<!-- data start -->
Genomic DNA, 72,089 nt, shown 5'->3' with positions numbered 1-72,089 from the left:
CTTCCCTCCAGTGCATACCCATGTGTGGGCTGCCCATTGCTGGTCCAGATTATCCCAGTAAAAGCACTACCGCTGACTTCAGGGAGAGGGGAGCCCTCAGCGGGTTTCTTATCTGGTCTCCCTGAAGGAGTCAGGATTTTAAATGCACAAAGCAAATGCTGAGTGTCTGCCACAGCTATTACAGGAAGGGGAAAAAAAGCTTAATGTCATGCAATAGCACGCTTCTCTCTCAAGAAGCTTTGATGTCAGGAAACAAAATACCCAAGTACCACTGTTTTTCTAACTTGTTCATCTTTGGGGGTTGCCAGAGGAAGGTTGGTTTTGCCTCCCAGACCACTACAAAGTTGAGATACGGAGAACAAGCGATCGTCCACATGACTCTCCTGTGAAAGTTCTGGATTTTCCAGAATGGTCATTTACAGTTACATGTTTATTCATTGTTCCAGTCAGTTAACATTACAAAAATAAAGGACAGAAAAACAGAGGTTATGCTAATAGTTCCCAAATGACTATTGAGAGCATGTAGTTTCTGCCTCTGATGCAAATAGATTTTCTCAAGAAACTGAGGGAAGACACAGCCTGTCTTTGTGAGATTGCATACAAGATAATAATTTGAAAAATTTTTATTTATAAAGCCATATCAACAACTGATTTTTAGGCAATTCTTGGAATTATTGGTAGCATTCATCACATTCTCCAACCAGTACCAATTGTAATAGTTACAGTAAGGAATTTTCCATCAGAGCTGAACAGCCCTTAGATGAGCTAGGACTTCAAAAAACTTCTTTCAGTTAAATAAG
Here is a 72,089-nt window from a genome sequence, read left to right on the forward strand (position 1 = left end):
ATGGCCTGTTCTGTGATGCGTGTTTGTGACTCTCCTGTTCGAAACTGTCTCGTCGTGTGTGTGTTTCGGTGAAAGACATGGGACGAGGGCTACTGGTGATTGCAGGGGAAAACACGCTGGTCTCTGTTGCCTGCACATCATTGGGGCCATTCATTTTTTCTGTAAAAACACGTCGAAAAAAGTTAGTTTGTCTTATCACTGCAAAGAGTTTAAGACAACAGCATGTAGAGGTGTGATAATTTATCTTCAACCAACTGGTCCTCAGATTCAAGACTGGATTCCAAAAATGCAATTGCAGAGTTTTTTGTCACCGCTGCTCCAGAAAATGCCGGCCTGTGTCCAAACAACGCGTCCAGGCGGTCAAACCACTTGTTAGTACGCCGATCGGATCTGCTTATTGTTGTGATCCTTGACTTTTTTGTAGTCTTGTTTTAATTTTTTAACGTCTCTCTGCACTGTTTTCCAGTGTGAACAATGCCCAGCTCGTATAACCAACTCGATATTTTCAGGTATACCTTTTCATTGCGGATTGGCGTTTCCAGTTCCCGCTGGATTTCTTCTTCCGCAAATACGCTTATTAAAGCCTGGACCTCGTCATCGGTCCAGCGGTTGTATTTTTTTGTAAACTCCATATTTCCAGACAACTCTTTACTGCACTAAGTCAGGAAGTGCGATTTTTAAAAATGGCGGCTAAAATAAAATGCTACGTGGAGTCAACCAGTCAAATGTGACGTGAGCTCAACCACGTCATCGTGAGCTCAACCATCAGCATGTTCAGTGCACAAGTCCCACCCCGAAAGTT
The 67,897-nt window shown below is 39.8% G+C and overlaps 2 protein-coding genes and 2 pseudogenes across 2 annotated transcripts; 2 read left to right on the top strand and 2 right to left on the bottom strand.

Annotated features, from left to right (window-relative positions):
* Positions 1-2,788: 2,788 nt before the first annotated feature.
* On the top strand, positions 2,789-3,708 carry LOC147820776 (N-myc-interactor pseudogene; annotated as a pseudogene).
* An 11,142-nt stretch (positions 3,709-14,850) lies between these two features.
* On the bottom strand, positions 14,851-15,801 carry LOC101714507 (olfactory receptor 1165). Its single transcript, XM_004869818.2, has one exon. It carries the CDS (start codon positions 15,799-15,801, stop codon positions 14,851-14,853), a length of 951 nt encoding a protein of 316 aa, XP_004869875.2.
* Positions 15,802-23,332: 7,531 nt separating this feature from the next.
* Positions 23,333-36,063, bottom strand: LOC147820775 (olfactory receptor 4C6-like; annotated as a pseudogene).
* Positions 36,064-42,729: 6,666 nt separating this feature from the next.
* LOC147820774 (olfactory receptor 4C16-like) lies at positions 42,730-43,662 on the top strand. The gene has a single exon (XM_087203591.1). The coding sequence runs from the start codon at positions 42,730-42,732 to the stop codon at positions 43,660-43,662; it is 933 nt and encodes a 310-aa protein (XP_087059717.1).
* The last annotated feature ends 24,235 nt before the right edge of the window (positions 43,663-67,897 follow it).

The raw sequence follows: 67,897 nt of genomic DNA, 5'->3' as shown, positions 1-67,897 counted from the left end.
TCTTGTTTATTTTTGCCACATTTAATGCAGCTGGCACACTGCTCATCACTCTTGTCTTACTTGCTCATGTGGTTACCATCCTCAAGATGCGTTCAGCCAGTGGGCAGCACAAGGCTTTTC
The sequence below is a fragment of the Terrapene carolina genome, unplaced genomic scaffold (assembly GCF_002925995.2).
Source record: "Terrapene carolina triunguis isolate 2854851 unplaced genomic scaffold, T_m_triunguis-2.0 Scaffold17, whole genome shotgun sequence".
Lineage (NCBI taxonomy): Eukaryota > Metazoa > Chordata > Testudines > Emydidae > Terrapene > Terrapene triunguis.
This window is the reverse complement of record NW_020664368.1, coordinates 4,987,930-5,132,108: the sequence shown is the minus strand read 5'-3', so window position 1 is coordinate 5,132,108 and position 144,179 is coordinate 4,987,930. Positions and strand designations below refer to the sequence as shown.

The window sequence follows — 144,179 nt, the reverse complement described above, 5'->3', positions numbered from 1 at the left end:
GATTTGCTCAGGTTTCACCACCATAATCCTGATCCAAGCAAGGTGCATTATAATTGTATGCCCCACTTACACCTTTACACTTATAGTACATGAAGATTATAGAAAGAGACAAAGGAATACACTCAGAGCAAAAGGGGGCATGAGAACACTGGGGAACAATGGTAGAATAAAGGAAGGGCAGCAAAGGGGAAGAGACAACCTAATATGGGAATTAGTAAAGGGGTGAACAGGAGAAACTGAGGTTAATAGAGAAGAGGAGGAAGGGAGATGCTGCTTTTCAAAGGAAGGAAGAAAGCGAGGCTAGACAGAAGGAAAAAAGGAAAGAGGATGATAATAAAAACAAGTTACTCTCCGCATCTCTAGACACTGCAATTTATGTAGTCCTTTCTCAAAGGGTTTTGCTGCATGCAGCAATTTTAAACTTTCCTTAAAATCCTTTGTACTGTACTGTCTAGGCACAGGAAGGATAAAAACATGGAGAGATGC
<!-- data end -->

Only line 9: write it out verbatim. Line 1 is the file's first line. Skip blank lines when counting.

* An 11,142-nt stretch (positions 3,709-14,850) lies between these two features.